·  Regions which did not hold referendums in the 'first wave' would be able to hold them in the future. A region which had a "no" vote in a referendum would have an opportunity to hold another referendum after five years.

LOCAL GOVERNMENT REORGANISATION

·  During Committee Stage, both Opposition Parties argued that there should be two questions on the referendum ballot paper, one on whether people wanted an elected assembly, the other on the local government changes. The Government is not proposing a separate referendum question on local government reorganisations. No previous local government reorganisation has been subject to a vote by those affected. It believes that it is right that the people in the regions are allowed to vote for the whole package. The preamble in Clause 2 explains that, where it is proposed to establish an elected regional assembly, it is also intended that local government should be reorganised into a single tier in those parts of the region that currently have both county and district councils.

·  In 'two-tier' local authority areas, regional government would add a third tier of elected government below the national level. The Government believes this is one tier too many.

·  The removal of one tier of local government is an integral part of the regional assembly package. This would not be the case if a review and any reorganisation were to take place afterwards. Voters will know the implications for local government of opting for a regional assembly when they vote at a referendum.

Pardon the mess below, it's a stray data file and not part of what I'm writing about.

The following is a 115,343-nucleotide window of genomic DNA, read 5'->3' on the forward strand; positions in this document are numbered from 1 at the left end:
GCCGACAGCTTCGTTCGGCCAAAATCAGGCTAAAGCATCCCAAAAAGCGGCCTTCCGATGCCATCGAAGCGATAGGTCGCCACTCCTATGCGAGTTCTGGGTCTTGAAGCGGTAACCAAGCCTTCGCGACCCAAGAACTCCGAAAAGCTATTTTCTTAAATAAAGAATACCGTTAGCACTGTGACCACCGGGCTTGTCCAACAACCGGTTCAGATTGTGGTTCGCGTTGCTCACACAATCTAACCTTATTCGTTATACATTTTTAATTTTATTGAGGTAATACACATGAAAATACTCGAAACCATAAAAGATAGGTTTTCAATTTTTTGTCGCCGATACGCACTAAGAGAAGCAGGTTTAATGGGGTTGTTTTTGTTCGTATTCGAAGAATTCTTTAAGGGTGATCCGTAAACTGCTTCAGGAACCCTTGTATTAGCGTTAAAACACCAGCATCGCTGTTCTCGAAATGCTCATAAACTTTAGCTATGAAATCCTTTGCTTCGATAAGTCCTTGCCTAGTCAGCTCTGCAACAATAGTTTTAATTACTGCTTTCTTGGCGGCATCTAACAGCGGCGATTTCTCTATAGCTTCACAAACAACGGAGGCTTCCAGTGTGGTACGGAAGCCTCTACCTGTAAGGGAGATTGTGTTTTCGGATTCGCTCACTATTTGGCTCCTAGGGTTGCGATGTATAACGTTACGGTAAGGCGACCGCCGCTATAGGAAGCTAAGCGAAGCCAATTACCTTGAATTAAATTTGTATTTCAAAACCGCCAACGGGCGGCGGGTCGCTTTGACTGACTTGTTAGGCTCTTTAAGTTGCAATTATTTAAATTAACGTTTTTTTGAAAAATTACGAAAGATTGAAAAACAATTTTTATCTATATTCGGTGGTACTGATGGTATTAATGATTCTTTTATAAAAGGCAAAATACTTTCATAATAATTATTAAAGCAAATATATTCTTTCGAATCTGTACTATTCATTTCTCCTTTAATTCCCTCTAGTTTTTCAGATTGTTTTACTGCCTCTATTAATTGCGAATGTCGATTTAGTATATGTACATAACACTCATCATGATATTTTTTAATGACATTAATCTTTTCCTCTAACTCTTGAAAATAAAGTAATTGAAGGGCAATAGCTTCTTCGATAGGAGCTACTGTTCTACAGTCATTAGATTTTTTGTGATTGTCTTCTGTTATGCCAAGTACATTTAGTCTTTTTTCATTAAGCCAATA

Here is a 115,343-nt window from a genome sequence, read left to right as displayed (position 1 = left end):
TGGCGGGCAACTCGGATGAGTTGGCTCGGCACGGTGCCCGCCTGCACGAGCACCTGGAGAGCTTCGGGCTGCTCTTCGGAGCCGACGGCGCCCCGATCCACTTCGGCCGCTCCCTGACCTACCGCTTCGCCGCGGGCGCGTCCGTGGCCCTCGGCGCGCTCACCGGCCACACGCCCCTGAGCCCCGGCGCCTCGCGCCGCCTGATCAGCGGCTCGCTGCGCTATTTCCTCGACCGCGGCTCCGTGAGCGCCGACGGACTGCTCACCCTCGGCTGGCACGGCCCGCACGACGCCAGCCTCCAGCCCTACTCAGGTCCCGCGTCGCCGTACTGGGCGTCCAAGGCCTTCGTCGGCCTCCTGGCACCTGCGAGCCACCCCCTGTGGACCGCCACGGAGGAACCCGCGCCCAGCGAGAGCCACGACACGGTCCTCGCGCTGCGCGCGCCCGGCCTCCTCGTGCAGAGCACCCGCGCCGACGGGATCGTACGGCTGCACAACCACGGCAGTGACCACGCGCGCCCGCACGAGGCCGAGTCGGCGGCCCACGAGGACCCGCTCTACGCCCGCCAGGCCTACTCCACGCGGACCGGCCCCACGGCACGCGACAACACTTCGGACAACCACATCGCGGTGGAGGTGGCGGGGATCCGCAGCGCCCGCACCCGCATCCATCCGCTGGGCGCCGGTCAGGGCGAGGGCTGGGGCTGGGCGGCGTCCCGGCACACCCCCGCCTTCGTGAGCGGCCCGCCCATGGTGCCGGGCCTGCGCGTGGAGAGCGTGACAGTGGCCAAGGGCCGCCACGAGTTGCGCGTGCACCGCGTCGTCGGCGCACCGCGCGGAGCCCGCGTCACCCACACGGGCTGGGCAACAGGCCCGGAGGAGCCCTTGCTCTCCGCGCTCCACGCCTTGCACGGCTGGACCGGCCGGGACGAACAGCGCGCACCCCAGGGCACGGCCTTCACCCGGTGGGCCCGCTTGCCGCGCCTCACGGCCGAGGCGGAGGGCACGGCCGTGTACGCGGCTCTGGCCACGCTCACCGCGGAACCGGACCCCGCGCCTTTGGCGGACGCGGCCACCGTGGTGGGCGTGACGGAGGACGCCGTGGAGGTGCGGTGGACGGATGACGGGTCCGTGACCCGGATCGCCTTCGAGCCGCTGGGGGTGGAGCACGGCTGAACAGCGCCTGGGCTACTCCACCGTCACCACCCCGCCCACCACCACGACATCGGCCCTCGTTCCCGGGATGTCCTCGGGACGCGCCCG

REGIONAL BOUNDARIES

·  In 1994 the previous Government established the Government Offices of the Regions (GOs) comprising staff from the Department of Environment, Department of Transport, Education & Employment, and the Department of Trade & Industry.

·  In 1998 the then Merseyside and north-west regions were amalgamated to pave the way for the RDAs to be established. More recently, following publication of a Cabinet Office report, Reaching Out, staff have also joined the GOs from the Home Office, Department of Culture, Media and Sport and other Departments.

·  A key aim of elected regional assemblies is to draw together the work of other regional bodies. A significant number of these regional bodies, including the Government Offices, Regional Development Agencies and other parts of central government, operate to these boundaries. And these regions appear to be a reasonable size, in terms of population, geography and economic weight, to justify the creation of an elected assembly. The Government's aim is that regional assemblies are, above all, strategic. That means ensuring that the spatial and demographic size of the regions enable them to adequately perform such a role.

·  The Government believes that to enter a debate on regional boundaries would generate a lot of argument, but with no obvious prospect that more practicable or more widely acceptable boundaries would result.